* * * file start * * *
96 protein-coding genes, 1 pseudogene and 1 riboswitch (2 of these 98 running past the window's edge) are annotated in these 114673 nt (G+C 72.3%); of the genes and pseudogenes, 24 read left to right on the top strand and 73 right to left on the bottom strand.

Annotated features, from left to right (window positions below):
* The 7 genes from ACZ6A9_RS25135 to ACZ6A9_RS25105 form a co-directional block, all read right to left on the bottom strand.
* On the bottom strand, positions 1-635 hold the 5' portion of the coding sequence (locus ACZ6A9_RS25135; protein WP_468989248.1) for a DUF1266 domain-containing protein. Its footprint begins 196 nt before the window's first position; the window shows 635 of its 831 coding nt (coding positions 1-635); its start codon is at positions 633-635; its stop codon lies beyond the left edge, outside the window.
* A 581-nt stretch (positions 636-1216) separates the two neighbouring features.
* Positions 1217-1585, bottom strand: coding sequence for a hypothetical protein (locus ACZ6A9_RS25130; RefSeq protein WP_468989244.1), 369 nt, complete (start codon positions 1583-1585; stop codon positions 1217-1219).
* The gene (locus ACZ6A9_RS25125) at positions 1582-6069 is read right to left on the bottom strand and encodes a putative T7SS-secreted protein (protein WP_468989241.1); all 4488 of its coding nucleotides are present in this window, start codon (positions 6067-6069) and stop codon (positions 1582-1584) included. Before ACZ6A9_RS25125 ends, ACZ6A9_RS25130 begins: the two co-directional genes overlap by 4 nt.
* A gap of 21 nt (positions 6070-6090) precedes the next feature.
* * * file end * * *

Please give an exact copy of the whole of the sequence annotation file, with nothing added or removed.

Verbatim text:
96 protein-coding genes, 1 pseudogene and 1 riboswitch (2 of these 98 running past the window's edge) are annotated in these 114673 nt (G+C 72.3%); of the genes and pseudogenes, 24 read left to right on the top strand and 73 right to left on the bottom strand.

Annotated features, from left to right (window positions below):
* The 7 genes from ACZ6A9_RS25135 to ACZ6A9_RS25105 form a co-directional block, all read right to left on the bottom strand.
* On the bottom strand, positions 1-635 hold the 5' portion of the coding sequence (locus ACZ6A9_RS25135; protein WP_468989248.1) for a DUF1266 domain-containing protein. Its footprint begins 196 nt before the window's first position; the window shows 635 of its 831 coding nt (coding positions 1-635); its start codon is at positions 633-635; its stop codon lies beyond the left edge, outside the window.
* A 581-nt stretch (positions 636-1216) separates the two neighbouring features.
* Positions 1217-1585, bottom strand: coding sequence for a hypothetical protein (locus ACZ6A9_RS25130; RefSeq protein WP_468989244.1), 369 nt, complete (start codon positions 1583-1585; stop codon positions 1217-1219).
* The gene (locus ACZ6A9_RS25125) at positions 1582-6069 is read right to left on the bottom strand and encodes a putative T7SS-secreted protein (protein WP_468989241.1); all 4488 of its coding nucleotides are present in this window, start codon (positions 6067-6069) and stop codon (positions 1582-1584) included. Before ACZ6A9_RS25125 ends, ACZ6A9_RS25130 begins: the two co-directional genes overlap by 4 nt.
* A gap of 21 nt (positions 6070-6090) precedes the next feature.